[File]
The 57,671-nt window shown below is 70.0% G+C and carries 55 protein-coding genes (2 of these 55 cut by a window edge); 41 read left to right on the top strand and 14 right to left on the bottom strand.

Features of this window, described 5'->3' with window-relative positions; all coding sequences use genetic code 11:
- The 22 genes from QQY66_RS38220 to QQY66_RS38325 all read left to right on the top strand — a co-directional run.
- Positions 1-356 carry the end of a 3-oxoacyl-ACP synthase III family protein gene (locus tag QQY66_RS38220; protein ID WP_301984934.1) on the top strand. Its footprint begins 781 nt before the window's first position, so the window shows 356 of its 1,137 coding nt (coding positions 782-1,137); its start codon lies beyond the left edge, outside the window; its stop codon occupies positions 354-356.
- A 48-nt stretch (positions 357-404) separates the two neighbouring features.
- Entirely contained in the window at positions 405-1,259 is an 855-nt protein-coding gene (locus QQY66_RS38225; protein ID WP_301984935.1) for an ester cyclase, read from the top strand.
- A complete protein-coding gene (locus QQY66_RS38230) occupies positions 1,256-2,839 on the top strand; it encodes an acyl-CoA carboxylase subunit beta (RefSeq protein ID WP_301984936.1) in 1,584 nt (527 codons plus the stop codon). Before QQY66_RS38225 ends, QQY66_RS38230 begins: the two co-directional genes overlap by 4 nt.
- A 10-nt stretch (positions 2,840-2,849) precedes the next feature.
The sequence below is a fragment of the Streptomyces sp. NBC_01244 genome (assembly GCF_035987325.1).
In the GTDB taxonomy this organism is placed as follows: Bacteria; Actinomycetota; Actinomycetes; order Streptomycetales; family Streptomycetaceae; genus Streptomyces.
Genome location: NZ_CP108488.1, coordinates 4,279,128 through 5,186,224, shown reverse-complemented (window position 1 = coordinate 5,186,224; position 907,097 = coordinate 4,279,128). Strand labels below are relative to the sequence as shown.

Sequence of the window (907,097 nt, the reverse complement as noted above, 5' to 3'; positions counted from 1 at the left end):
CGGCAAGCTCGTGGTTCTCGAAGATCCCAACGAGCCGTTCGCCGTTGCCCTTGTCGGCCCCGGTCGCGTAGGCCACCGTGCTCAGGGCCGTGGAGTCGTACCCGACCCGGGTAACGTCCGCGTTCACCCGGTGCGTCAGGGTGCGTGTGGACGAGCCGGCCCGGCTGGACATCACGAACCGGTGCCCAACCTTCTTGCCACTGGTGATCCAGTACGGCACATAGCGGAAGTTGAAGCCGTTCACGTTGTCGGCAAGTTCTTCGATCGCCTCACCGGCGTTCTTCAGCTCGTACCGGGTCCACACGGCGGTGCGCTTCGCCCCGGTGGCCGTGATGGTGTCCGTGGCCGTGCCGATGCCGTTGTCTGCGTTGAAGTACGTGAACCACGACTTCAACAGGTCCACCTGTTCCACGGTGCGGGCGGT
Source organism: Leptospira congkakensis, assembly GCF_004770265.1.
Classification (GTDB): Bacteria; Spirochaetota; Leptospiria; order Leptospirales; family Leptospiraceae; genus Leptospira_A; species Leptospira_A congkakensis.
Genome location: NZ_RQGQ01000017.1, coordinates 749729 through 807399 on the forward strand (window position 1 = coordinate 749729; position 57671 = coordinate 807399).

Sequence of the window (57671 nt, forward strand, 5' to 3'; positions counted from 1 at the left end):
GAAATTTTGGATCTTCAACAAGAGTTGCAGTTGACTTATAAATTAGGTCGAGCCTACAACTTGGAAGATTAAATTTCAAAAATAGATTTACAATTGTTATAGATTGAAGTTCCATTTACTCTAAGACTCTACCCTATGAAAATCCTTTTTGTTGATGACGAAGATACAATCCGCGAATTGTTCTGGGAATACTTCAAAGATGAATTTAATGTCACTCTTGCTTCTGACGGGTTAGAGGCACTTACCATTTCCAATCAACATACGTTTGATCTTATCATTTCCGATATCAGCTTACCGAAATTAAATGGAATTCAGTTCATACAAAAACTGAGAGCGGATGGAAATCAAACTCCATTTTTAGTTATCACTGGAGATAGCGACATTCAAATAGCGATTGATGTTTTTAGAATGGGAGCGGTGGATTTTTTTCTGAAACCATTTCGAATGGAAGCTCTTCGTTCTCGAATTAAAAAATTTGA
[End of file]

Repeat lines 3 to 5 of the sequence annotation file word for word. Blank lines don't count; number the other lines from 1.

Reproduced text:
- The 22 genes from QQY66_RS38220 to QQY66_RS38325 all read left to right on the top strand — a co-directional run.
- Positions 1-356 carry the end of a 3-oxoacyl-ACP synthase III family protein gene (locus tag QQY66_RS38220; protein ID WP_301984934.1) on the top strand. Its footprint begins 781 nt before the window's first position, so the window shows 356 of its 1,137 coding nt (coding positions 782-1,137); its start codon lies beyond the left edge, outside the window; its stop codon occupies positions 354-356.
- A 48-nt stretch (positions 357-404) separates the two neighbouring features.